Yoga, a Sanskrit word, means union or ‘to yoke’; when we yoke our body, breath and mind we feel more connected and compassionate to ourselves, others, and the world around us.
Coupled with deep breathing, mindfulness and visualisation, yoga is a low-cost, healthy and fun option for helping students to feel good about themselves, both inside and out. In a world that is often very chaotic and over-stimulating for all of us, especially kids, it’s important to offer what I call Peace Pauses – minutes where students and teachers can be drawn back into the present… to re-set.
In conjunction with academics, my vision is that schools become places where students’ full potentials are nurtured, and they develop holistically, growing into whole human beings - creative and critical thinkers and learners; self aware; and kind, compassionate citizens of the classroom, their community and the world.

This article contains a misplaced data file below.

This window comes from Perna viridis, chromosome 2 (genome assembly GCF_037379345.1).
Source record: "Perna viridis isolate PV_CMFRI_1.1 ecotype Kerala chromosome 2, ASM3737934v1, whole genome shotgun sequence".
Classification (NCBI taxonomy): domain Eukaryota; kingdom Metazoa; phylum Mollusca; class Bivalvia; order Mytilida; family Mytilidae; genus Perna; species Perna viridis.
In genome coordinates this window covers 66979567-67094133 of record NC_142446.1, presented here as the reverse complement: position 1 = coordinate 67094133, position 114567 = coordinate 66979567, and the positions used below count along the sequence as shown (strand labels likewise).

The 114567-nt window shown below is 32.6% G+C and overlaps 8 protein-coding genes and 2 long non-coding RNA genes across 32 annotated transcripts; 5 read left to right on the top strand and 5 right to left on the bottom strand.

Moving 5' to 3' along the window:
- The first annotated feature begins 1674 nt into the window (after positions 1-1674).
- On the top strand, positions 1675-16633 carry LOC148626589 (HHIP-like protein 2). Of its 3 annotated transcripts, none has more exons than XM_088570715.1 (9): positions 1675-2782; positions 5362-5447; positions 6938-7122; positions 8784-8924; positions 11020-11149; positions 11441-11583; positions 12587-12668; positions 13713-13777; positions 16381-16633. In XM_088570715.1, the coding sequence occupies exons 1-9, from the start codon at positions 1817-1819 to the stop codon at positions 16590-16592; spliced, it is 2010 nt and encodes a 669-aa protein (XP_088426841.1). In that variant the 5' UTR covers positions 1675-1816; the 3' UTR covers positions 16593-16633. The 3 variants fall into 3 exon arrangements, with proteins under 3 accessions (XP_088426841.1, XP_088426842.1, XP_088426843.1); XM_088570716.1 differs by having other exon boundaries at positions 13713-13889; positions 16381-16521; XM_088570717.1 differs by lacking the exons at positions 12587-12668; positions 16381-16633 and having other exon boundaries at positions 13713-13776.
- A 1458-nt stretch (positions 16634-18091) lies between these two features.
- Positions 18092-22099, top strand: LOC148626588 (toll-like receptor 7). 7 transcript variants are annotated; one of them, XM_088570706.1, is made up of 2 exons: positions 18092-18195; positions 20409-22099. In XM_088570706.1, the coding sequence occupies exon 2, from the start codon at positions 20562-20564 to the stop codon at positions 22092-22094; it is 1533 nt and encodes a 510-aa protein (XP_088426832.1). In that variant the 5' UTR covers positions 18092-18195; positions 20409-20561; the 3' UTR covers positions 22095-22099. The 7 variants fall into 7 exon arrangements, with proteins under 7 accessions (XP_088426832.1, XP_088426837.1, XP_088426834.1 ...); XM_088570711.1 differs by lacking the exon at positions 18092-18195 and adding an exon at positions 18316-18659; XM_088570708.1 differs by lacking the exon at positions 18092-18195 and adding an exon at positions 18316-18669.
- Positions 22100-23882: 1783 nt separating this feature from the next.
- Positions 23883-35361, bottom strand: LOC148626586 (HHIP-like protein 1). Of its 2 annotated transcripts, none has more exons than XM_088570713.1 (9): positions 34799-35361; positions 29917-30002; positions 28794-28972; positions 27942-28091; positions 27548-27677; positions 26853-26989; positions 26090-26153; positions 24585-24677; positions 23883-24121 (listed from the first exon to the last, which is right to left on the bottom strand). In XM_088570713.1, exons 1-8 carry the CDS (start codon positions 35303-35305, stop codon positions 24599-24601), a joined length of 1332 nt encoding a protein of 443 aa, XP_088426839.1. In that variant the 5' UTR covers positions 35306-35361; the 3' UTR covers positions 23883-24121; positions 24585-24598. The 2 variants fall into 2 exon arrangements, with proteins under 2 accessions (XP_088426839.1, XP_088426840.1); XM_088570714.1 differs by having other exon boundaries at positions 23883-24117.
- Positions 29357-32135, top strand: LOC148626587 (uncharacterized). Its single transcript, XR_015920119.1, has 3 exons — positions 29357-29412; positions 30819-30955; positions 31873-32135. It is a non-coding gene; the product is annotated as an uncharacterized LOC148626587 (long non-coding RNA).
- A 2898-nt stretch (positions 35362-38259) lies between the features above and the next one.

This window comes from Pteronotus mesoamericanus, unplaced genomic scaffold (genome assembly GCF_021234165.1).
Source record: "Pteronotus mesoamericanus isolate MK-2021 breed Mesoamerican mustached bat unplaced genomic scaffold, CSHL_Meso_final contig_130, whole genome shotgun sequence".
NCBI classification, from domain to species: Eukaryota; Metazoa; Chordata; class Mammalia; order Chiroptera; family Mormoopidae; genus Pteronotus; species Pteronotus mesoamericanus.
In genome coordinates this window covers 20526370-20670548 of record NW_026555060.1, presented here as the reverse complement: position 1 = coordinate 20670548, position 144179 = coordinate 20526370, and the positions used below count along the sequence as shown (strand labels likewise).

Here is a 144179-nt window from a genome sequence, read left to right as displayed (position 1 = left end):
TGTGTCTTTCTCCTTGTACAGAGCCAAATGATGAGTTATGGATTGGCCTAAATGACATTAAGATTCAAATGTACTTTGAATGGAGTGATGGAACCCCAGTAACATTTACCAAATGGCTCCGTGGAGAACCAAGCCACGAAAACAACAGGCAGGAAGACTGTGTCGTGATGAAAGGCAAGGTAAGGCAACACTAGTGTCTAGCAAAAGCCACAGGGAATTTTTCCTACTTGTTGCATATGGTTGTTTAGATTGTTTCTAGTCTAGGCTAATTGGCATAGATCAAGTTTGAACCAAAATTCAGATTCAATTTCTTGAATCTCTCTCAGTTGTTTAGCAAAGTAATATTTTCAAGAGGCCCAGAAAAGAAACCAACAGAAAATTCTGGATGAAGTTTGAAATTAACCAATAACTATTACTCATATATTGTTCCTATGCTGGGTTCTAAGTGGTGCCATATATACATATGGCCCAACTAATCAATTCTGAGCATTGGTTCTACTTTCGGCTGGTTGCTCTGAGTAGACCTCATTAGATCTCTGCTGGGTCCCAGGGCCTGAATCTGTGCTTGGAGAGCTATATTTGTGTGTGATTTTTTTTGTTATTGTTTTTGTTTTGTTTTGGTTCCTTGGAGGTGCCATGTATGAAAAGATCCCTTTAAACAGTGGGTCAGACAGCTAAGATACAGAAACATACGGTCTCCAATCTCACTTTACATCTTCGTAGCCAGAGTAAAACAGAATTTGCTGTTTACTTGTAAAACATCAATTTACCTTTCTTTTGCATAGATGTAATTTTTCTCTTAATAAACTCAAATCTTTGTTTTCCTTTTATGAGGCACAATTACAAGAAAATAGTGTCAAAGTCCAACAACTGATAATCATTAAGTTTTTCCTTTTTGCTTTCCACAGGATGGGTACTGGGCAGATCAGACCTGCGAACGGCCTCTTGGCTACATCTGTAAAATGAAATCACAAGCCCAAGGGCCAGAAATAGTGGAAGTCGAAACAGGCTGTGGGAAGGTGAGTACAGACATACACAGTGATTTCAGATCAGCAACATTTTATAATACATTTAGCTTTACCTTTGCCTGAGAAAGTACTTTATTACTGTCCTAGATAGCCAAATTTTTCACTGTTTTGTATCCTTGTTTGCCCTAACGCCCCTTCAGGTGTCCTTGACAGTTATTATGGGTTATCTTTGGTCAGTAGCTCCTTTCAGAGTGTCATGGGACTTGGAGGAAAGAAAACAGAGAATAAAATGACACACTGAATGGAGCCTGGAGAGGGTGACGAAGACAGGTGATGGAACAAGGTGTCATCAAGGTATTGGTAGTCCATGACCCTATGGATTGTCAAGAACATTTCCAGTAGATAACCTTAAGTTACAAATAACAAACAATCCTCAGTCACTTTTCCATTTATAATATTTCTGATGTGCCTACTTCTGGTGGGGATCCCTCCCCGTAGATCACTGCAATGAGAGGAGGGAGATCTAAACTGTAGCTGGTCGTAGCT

Teachers don’t have to be yogis to introduce students to yoga and all its gifts. Every kind of body can do yoga – physically challenged, the elderly, people in wheelchairs, hospital beds and so on. We are all born naturally doing yoga. From infancy, we push up from our belly into cobra pose. We naturally lift our feet into the air into dead bug pose or pull our feet towards our mouth.
Weaving Peace Pauses into classroom for just a few minutes each day will keep teachers and students feeling balanced, strong, flexible and calm – emotionally and physically. It will also keep students connected to each other and their learning, while creating a more conscious environment.
In a typical Peace Pause, students may bend, stretch, balance, twist, and maybe even turn upside-down. They are introduced to the ‘magic’ of their breath through breathing experiences that either energise or bring calm. Bones align and muscles lengthen and strengthen; lymphatic flow is enhanced, boosting the immune system; the nervous system awakens or settles as fresh oxygen fills the body; the mind calms or is refreshed. This is the science of Yoga – a union of Body – Breath – Mind.
The gifts: students learn tools to self-regulate and to better manage their emotions; their focus and concentration improves; they become more socially and emotionally intelligent. It is this more balanced state that fosters a greater sense of wellbeing – for oneself, others, the environment and the world.